U.S. Surface Transportation Trade with Mexico
U.S.–Mexico surface transportation trade totaled $23.9 billion in November, up 4.4 percent compared to November 2008. The value of imports carried by truck was 11.5 percent higher in November 2009 than November 2008 while the value of exports carried by truck was 1.7 percent higher.
Producer Groups Push to Open Mexican Border to Trucking
Trade groups representing products ranging from farm to factory are pressuring the Obama administration and Congress to reinstate a Mexican cross-border trucking program to end Mexico’s retaliatory tariffs that cost U.S. businesses millions of dollars in lost revenue.
U.S., Mexico Set Cross-Border Transportation Working Group
Transportation Secretary Ray LaHood and his Mexican counterpart have agreed to form a working group to consider the next steps of the two countries’ cross-border trucking program.
LaHood and Mexican Secretary of Communications and Transportation Juan Molinar Horcasitas discussed a broad range of transportation issues of fundamental economic interest to both countries, the two said in an e-mailed statement late Monday.
Meeting in Monterrey, Mexico, the two agreed on the importance of cooperating in areas of mutual interest to ensure the safety, reliability, efficiency and sustainability of the two countries’ transportation systems.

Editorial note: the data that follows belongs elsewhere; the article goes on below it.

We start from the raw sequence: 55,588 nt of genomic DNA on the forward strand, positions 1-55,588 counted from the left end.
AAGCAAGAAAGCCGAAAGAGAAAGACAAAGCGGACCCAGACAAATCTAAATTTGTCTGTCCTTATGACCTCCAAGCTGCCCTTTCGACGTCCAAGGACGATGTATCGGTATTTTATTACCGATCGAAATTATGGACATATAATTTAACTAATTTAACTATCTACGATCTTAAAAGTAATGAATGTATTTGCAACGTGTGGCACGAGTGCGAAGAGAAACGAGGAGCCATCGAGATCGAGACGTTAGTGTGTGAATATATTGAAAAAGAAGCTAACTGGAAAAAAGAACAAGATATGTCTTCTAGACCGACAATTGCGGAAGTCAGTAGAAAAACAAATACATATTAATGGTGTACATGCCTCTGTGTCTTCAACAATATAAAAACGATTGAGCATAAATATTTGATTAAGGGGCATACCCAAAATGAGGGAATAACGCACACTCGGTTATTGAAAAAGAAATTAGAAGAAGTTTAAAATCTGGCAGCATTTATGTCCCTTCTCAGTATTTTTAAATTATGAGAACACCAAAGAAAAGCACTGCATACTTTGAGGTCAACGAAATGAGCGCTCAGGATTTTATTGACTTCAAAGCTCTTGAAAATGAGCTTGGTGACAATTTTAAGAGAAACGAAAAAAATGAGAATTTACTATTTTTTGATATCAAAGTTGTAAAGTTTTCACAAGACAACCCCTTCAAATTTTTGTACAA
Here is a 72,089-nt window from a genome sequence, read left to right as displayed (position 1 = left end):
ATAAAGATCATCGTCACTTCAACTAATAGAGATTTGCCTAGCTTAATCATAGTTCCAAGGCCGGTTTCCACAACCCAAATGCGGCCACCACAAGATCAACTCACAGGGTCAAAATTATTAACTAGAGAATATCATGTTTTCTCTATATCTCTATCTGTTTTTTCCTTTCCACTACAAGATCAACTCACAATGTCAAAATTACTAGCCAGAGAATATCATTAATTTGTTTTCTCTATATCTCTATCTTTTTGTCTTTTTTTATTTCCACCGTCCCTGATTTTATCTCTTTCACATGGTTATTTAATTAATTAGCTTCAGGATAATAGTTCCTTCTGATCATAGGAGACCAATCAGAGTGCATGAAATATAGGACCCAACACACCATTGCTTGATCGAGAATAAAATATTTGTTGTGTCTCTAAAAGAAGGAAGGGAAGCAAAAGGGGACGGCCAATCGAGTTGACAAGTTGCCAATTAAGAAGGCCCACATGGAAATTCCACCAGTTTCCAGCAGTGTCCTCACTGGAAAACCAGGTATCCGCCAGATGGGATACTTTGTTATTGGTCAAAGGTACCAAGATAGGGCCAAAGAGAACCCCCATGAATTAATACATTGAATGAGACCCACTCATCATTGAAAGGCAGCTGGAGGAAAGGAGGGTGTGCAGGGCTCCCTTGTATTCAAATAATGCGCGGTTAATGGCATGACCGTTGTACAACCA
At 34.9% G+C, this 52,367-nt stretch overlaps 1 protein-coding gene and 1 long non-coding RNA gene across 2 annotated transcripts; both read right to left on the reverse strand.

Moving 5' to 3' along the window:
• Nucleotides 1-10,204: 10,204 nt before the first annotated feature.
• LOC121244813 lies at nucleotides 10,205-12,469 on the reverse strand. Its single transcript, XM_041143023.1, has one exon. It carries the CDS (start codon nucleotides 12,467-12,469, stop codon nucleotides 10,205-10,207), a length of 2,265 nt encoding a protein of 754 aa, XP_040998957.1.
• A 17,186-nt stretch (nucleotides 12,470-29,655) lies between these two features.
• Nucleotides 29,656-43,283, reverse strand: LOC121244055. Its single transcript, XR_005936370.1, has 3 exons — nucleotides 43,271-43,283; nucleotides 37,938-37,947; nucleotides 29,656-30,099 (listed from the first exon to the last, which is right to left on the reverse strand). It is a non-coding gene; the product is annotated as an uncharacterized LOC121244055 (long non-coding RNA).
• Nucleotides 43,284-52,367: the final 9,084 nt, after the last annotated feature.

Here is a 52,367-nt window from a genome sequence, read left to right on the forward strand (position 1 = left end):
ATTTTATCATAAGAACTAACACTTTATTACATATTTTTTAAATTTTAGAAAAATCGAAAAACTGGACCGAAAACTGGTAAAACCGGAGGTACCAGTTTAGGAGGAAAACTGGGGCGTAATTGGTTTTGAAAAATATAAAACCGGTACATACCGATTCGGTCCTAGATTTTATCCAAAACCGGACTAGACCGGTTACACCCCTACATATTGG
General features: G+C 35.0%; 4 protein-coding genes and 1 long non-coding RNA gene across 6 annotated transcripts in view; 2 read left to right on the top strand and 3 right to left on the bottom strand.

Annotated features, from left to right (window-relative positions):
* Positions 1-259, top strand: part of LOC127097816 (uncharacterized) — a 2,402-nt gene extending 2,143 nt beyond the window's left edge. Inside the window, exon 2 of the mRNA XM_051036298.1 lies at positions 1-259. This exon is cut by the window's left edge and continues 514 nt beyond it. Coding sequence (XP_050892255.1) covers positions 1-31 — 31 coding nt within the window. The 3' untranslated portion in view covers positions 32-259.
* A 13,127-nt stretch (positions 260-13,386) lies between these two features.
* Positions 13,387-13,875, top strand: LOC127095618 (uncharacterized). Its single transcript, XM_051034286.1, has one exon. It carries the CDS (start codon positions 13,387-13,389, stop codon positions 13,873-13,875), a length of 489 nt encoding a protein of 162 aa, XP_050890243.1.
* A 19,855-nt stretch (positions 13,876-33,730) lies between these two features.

The officials said they recognized the “critical role of border region transportation infrastructure projects in sustaining a mutually important trade relationship” and committed to establishing processes to increase bilateral transportation cooperation.
Last month a group of 56 U.S. lawmakers urged the Obama administration to resolve the ongoing cross-border trucking dispute with Mexico they said has damaged bilateral trade.
Mexican trucks are allowed to operate in a zone of about 25 miles on the American side of the U.S.-Mexico border. Under the Bush administration, the Department of Transportation began a pilot program in 2007 to allow some Mexican carriers free access to all U.S. roads.